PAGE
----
"But Christ, they say, bare the nature of an angel. For what reason? The same which induced Him to become man? Christ, then, was actuated by the motive which led Him to take human nature. Man's salvation was the motive, the restoration of that which had perished. Man had perished; his recovery had become necessary. No such cause however,existed for Christ's taking on Him the nature of angels. For although there is assigned to angels also perdition in the fire prepared for the devil and his angels, yet a restoration is never promised to them. No charge about the salvation of angels did Christ ever receive from the Father; and that which the Father neither promised nor commanded, Christ could not have undertaken."

Time would fail to cite all of the Fathers who urged total war against the demonic host and regarded them as utterly lost, to be abhorred and hated with a perfect hatred. Here's hoping for some clarity.

In Christ,
Evan

#147 Darlene Griffith

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Posted 16 February 2011 - 11:25 PM

I will admit that in my immaturity, I still struggle to see anything compatible with the notion of universal restoration in the hymnography of the Church, the writings of the vast majority of the Fathers, or in Scripture. But I've been given cause to retreat from a hard-line stance on this question by some of the discussion that's transpired early in this thread-- so long as we don't fall into the error of saying that God must save us even if we don't want to be saved, or dare to affirm that "a good God could not condemn anyone to Hell."

I have, for my part, never heard anyone directly state (well, until now) that St. Gregory of Nyssa was in error. And yet, I don't see how any of the salvific work of Christ does a thing for the fallen angels. Tertullian, to my mind, states the case against the restoration of the angels quite well in "On the Flesh of Christ":

"But Christ, they say, bare the nature of an angel. For what reason? The same which induced Him to become man? Christ, then, was actuated by the motive which led Him to take human nature. Man's salvation was the motive, the restoration of that which had perished. Man had perished; his recovery had become necessary. No such cause however,existed for Christ's taking on Him the nature of angels. For although there is assigned to angels also perdition in the fire prepared for the devil and his angels, yet a restoration is never promised to them. No charge about the salvation of angels did Christ ever receive from the Father; and that which the Father neither promised nor commanded, Christ could not have undertaken."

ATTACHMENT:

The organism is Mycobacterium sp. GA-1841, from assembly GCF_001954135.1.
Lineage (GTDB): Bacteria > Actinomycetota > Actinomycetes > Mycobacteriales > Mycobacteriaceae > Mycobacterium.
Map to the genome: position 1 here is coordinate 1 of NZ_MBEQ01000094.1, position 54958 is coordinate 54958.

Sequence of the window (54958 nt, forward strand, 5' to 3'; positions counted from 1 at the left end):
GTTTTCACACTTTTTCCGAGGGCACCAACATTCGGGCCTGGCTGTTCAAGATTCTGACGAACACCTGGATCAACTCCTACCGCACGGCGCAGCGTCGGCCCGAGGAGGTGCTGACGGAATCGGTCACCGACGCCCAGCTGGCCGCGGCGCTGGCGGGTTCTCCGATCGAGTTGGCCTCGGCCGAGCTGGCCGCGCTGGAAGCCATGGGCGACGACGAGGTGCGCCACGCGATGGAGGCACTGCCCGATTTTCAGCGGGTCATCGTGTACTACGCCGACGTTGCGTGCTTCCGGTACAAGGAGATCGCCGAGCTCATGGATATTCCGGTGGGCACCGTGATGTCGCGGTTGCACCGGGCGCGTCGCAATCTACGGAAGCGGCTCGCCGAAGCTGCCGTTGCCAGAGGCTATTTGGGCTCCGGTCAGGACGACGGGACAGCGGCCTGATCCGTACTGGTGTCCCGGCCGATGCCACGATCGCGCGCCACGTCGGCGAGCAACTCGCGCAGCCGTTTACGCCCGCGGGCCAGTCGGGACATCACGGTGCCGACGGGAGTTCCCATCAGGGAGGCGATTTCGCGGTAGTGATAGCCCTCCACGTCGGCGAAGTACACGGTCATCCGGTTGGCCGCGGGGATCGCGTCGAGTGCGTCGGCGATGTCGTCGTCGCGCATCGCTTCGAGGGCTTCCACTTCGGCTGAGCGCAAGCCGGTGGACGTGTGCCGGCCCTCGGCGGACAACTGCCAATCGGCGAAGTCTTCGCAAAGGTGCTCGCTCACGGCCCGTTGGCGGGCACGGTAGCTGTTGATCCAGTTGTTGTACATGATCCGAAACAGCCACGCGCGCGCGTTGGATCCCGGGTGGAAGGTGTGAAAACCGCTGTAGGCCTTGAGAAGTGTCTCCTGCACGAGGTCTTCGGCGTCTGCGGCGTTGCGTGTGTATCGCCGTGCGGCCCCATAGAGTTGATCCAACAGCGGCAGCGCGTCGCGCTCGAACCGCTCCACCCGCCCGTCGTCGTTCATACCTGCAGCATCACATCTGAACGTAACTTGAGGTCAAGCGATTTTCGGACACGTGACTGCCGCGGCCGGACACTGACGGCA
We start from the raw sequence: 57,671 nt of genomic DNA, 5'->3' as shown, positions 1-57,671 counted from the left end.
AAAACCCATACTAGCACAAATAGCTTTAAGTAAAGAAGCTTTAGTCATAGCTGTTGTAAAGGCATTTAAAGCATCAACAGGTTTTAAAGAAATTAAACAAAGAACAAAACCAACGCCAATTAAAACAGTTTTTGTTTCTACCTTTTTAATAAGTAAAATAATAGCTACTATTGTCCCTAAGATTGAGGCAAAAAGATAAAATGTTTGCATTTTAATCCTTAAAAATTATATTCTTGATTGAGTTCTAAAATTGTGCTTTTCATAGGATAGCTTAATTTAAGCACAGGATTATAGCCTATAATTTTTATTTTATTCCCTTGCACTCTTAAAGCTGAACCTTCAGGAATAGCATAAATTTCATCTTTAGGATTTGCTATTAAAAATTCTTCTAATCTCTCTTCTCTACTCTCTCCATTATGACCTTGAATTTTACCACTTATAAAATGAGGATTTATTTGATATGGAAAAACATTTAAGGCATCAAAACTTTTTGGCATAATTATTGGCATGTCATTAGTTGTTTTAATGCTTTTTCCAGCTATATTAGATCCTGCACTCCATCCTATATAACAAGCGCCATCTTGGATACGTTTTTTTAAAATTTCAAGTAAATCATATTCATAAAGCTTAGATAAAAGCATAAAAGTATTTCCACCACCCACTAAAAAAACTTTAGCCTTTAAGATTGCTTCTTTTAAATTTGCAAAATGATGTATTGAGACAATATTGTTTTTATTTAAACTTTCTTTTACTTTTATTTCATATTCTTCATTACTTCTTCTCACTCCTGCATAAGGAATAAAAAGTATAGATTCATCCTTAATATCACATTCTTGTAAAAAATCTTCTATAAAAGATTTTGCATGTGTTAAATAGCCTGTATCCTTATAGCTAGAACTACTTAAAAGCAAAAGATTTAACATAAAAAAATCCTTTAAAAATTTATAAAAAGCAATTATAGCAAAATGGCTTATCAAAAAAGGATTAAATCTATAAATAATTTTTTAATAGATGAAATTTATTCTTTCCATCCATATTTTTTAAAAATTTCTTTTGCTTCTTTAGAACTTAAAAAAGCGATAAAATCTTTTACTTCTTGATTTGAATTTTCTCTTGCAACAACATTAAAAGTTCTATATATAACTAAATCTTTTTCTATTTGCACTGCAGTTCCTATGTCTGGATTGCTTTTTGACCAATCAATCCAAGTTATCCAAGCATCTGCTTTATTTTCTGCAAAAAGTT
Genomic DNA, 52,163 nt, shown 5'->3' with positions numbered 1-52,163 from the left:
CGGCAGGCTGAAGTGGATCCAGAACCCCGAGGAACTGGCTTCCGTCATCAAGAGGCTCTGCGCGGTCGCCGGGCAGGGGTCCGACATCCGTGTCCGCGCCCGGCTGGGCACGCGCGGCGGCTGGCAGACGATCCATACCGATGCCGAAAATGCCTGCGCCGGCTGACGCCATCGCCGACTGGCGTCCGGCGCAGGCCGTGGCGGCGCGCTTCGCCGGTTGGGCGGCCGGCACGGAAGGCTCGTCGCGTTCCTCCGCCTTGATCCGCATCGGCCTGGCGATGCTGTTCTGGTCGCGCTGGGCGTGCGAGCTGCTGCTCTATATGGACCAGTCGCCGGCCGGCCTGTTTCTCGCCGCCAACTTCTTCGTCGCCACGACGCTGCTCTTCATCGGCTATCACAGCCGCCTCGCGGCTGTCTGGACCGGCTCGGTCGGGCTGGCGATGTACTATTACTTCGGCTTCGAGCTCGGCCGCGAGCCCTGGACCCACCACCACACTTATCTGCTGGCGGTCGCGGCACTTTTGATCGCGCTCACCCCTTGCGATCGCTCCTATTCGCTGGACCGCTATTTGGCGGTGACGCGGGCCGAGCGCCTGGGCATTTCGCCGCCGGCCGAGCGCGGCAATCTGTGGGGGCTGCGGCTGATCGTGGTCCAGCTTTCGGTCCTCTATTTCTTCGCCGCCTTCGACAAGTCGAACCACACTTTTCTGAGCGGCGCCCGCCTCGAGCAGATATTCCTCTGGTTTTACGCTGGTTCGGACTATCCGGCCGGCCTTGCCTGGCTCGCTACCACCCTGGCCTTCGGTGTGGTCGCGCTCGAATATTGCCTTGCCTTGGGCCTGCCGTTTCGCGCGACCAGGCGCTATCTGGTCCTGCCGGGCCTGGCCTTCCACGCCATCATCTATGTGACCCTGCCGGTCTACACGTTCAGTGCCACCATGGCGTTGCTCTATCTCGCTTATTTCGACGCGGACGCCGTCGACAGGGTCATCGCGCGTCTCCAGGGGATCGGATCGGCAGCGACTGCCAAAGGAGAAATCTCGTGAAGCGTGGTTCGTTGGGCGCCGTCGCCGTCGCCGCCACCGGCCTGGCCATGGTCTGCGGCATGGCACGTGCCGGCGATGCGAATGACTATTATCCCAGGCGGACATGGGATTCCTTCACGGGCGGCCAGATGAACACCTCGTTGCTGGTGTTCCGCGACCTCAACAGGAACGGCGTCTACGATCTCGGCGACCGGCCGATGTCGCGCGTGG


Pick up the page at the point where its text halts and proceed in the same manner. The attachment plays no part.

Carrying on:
Time would fail to cite all of the Fathers who urged total war against the demonic host and regarded them as utterly lost, to be abhorred and hated with a perfect hatred. Here's hoping for some clarity.

In Christ,
Evan


Evan,

I think your statement as regards the Fathers on the demonic host is one of clarity. We do not and should not pray for the demonic host. Our daily struggle against the passions is a war that must be won and a war that is in opposition to the demonic host. They are an enemy we must resist, as Scripture instructs us to do so. Their fate is sealed.

#148 Evan

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Posted 17 February 2011 - 02:00 PM

Darlene,

I suppose that the clarity I'm looking for is specific to St. Gregory. His views concerning the restoration of the demonic host strike me as extremely problematic to say the least-- and yet he is regarded as a pillar of Orthodoxy, whereas Origen is condemned as a heretic (of course, Origen also taught the pre-existence of souls, but it is my understanding that his views concerning the restoration of demons were independently repudiated). I've heard the phrase "pious speculation" used to describe St. Gregory's teachings on the subject. The answer I'd give on the street concerning the fate of the demons (admittedly, this doesn't often come up in casual conversation) would run along the lines of "No way, no how, they're doomed." But how, then, am I to regard St. Gregory?

I would welcome any correction as to what St. Gregory did or did not teach. My characterization of his views is drawn from accounts of his work I've read elsewhere. I've only just started reading his commentary on the "Song of Songs," and he hasn't touched upon the restoration yet. I would also welcome guidance as to separating wheat from chaff, if that must be done.

In Christ,
Evan

#149 April Ibarra

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Posted 23 July 2011 - 03:02 PM

Greetings,

I was a little giddy when I tripped upon this thread, seeing the topic. Reading through all eight pages, I was not disappointed.